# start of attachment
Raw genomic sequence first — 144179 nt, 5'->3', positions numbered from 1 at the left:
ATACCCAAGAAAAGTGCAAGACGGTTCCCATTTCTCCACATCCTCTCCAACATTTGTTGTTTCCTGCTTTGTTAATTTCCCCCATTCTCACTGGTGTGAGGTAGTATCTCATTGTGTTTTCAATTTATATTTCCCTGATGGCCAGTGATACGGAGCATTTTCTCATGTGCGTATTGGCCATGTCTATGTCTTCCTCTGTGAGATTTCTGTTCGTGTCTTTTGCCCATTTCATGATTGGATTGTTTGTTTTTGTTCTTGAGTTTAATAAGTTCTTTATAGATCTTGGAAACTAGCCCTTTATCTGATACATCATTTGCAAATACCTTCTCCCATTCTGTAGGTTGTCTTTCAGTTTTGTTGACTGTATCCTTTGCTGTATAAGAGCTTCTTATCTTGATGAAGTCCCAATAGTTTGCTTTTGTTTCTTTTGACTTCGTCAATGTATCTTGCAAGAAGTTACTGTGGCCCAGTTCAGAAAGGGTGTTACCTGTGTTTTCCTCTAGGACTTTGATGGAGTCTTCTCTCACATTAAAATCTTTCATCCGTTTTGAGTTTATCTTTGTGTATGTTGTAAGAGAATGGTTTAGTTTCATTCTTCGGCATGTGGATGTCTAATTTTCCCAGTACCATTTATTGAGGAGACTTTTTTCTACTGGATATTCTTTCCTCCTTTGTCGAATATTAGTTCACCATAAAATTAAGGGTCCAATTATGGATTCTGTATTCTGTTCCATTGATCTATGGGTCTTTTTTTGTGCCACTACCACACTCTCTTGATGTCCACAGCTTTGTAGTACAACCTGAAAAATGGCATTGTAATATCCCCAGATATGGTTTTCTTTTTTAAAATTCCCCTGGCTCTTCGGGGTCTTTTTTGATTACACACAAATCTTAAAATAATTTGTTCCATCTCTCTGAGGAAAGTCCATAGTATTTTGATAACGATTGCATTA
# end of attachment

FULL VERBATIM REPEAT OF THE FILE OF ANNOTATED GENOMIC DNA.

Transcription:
Raw genomic sequence first — 144179 nt, 5'->3', positions numbered from 1 at the left:
ATACCCAAGAAAAGTGCAAGACGGTTCCCATTTCTCCACATCCTCTCCAACATTTGTTGTTTCCTGCTTTGTTAATTTCCCCCATTCTCACTGGTGTGAGGTAGTATCTCATTGTGTTTTCAATTTATATTTCCCTGATGGCCAGTGATACGGAGCATTTTCTCATGTGCGTATTGGCCATGTCTATGTCTTCCTCTGTGAGATTTCTGTTCGTGTCTTTTGCCCATTTCATGATTGGATTGTTTGTTTTTGTTCTTGAGTTTAATAAGTTCTTTATAGATCTTGGAAACTAGCCCTTTATCTGATACATCATTTGCAAATACCTTCTCCCATTCTGTAGGTTGTCTTTCAGTTTTGTTGACTGTATCCTTTGCTGTATAAGAGCTTCTTATCTTGATGAAGTCCCAATAGTTTGCTTTTGTTTCTTTTGACTTCGTCAATGTATCTTGCAAGAAGTTACTGTGGCCCAGTTCAGAAAGGGTGTTACCTGTGTTTTCCTCTAGGACTTTGATGGAGTCTTCTCTCACATTAAAATCTTTCATCCGTTTTGAGTTTATCTTTGTGTATGTTGTAAGAGAATGGTTTAGTTTCATTCTTCGGCATGTGGATGTCTAATTTTCCCAGTACCATTTATTGAGGAGACTTTTTTCTACTGGATATTCTTTCCTCCTTTGTCGAATATTAGTTCACCATAAAATTAAGGGTCCAATTATGGATTCTGTATTCTGTTCCATTGATCTATGGGTCTTTTTTTGTGCCACTACCACACTCTCTTGATGTCCACAGCTTTGTAGTACAACCTGAAAAATGGCATTGTAATATCCCCAGATATGGTTTTCTTTTTTAAAATTCCCCTGGCTCTTCGGGGTCTTTTTTGATTACACACAAATCTTAAAATAATTTGTTCCATCTCTCTGAGGAAAGTCCATAGTATTTTGATAACGATTGCATTA